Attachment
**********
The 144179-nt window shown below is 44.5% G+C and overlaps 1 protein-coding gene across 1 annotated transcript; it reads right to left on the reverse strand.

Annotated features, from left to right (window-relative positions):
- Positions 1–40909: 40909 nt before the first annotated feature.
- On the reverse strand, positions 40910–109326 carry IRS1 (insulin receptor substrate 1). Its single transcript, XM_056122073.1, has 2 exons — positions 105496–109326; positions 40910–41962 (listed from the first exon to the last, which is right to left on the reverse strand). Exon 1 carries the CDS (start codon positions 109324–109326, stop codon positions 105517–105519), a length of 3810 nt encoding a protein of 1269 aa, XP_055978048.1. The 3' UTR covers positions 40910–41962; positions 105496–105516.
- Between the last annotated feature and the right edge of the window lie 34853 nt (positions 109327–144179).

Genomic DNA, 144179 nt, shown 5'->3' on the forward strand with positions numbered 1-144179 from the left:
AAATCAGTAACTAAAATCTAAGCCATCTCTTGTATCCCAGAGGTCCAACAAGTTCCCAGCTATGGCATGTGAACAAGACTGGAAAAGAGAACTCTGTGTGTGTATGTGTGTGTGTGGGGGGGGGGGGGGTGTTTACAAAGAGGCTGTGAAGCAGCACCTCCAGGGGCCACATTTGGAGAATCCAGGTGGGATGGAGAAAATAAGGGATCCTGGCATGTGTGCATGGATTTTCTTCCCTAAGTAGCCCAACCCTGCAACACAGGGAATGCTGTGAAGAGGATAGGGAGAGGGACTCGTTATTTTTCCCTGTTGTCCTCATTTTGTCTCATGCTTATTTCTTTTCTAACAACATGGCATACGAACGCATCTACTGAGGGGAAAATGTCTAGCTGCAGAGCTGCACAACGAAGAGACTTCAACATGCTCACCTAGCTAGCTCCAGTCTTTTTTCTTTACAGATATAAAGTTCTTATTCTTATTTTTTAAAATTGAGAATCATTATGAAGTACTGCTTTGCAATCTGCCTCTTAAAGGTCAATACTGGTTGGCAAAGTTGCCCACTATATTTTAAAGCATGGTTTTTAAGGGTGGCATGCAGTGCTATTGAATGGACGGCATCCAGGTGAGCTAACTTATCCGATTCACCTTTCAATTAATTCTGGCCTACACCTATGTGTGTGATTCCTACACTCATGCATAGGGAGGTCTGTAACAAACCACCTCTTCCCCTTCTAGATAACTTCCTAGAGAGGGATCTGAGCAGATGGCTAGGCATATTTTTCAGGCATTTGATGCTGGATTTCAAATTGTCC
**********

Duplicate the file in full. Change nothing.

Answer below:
The 144179-nt window shown below is 44.5% G+C and overlaps 1 protein-coding gene across 1 annotated transcript; it reads right to left on the reverse strand.

Annotated features, from left to right (window-relative positions):
- Positions 1–40909: 40909 nt before the first annotated feature.
- On the reverse strand, positions 40910–109326 carry IRS1 (insulin receptor substrate 1). Its single transcript, XM_056122073.1, has 2 exons — positions 105496–109326; positions 40910–41962 (listed from the first exon to the last, which is right to left on the reverse strand). Exon 1 carries the CDS (start codon positions 109324–109326, stop codon positions 105517–105519), a length of 3810 nt encoding a protein of 1269 aa, XP_055978048.1. The 3' UTR covers positions 40910–41962; positions 105496–105516.
- Between the last annotated feature and the right edge of the window lie 34853 nt (positions 109327–144179).

Genomic DNA, 144179 nt, shown 5'->3' on the forward strand with positions numbered 1-144179 from the left:
AAATCAGTAACTAAAATCTAAGCCATCTCTTGTATCCCAGAGGTCCAACAAGTTCCCAGCTATGGCATGTGAACAAGACTGGAAAAGAGAACTCTGTGTGTGTATGTGTGTGTGTGGGGGGGGGGGGGGTGTTTACAAAGAGGCTGTGAAGCAGCACCTCCAGGGGCCACATTTGGAGAATCCAGGTGGGATGGAGAAAATAAGGGATCCTGGCATGTGTGCATGGATTTTCTTCCCTAAGTAGCCCAACCCTGCAACACAGGGAATGCTGTGAAGAGGATAGGGAGAGGGACTCGTTATTTTTCCCTGTTGTCCTCATTTTGTCTCATGCTTATTTCTTTTCTAACAACATGGCATACGAACGCATCTACTGAGGGGAAAATGTCTAGCTGCAGAGCTGCACAACGAAGAGACTTCAACATGCTCACCTAGCTAGCTCCAGTCTTTTTTCTTTACAGATATAAAGTTCTTATTCTTATTTTTTAAAATTGAGAATCATTATGAAGTACTGCTTTGCAATCTGCCTCTTAAAGGTCAATACTGGTTGGCAAAGTTGCCCACTATATTTTAAAGCATGGTTTTTAAGGGTGGCATGCAGTGCTATTGAATGGACGGCATCCAGGTGAGCTAACTTATCCGATTCACCTTTCAATTAATTCTGGCCTACACCTATGTGTGTGATTCCTACACTCATGCATAGGGAGGTCTGTAACAAACCACCTCTTCCCCTTCTAGATAACTTCCTAGAGAGGGATCTGAGCAGATGGCTAGGCATATTTTTCAGGCATTTGATGCTGGATTTCAAATTGTCC